He was an early adopter of Florida's Marco Rubio, and was influential in driving conservatives away from established incumbents, like Sen. Robert Bennett of Utah, and candidates, like Indiana's former Sen. Dan Coats and former Interior secretary and Colorado senate candidate Gale Norton.

"In some cases [DeMint] has probably pushed some of these candidates further to the right than they are comfortable with, but more squarely where they need to be if they succeed in the primaries," says a Washington-based consultant. "No one would accuse Gale Norton of being a conservative, but the ads she has been running were far more aggressive than anything you would have expected from her. I think DeMint's shadow in all these races has had an impact."

So the question follows: beyond helping the movement, why is DeMint injecting himself into these races and sometimes poking colleagues in the eye? Some believe DeMint's endgame is the eventual play for Senate Republican Leader Mitch McConnell's job or at the least creating a conservative caucus in the Senate that, should Republicans win back the body, would have the votes to push policies and politics toward conservative principles.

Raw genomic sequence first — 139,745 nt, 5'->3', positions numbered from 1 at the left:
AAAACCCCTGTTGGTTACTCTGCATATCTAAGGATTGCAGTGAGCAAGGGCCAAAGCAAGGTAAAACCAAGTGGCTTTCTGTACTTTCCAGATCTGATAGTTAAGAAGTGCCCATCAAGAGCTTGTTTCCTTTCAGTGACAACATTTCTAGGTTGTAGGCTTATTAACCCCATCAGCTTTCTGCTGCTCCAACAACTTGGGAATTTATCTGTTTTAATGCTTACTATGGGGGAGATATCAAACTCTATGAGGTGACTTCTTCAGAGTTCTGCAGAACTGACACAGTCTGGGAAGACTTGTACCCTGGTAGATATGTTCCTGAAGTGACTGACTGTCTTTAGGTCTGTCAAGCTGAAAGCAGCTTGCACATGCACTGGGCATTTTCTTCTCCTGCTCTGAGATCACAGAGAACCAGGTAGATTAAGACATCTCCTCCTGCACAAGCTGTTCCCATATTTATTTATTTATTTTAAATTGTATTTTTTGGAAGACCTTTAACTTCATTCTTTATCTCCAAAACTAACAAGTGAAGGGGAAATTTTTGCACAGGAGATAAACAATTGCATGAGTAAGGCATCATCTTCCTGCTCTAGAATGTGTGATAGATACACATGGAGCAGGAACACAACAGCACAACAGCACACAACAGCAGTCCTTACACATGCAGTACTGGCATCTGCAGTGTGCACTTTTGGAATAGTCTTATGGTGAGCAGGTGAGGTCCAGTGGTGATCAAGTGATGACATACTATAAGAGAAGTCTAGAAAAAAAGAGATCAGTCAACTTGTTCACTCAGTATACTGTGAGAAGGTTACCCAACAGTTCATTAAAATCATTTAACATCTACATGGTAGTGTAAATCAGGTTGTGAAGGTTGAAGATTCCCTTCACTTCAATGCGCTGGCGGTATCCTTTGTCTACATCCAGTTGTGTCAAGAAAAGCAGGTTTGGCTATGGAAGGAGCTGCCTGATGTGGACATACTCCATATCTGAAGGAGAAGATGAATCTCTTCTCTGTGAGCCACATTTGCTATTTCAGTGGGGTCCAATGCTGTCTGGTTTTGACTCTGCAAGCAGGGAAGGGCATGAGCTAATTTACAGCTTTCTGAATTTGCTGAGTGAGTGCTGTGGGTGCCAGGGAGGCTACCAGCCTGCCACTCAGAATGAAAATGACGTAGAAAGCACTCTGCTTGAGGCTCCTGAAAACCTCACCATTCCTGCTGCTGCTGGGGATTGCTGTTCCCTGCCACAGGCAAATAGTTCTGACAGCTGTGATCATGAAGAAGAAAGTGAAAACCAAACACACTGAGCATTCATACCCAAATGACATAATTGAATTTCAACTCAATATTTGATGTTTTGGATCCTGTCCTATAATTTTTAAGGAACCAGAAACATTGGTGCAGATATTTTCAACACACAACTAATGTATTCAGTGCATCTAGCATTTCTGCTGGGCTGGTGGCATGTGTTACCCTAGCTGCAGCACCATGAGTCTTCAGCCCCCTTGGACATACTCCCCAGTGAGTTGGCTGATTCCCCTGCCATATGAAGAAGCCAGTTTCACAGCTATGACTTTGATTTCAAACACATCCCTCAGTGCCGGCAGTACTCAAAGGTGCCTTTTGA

"If nothing else, Jim DeMint has shown he's more about principle than whipping the votes for a compromise piece of legislation with Democrats," says a Senate Republican leadership aide. "He's supporting men and women who hold his view and who have indicated they will fight for conservative principles. If he has seven or eight of those types lined up, and Republicans hold a narrow majority, those votes become increasingly important."

Ironically, some say DeMint is using a strategy similar to the one set up by senators John McCain and Lindsey Graham five years ago, when they created a loose-knit "Gang of 14" to block Sen. Bill Frist from using the "nuclear option" to push through Bush administration federal court nominees.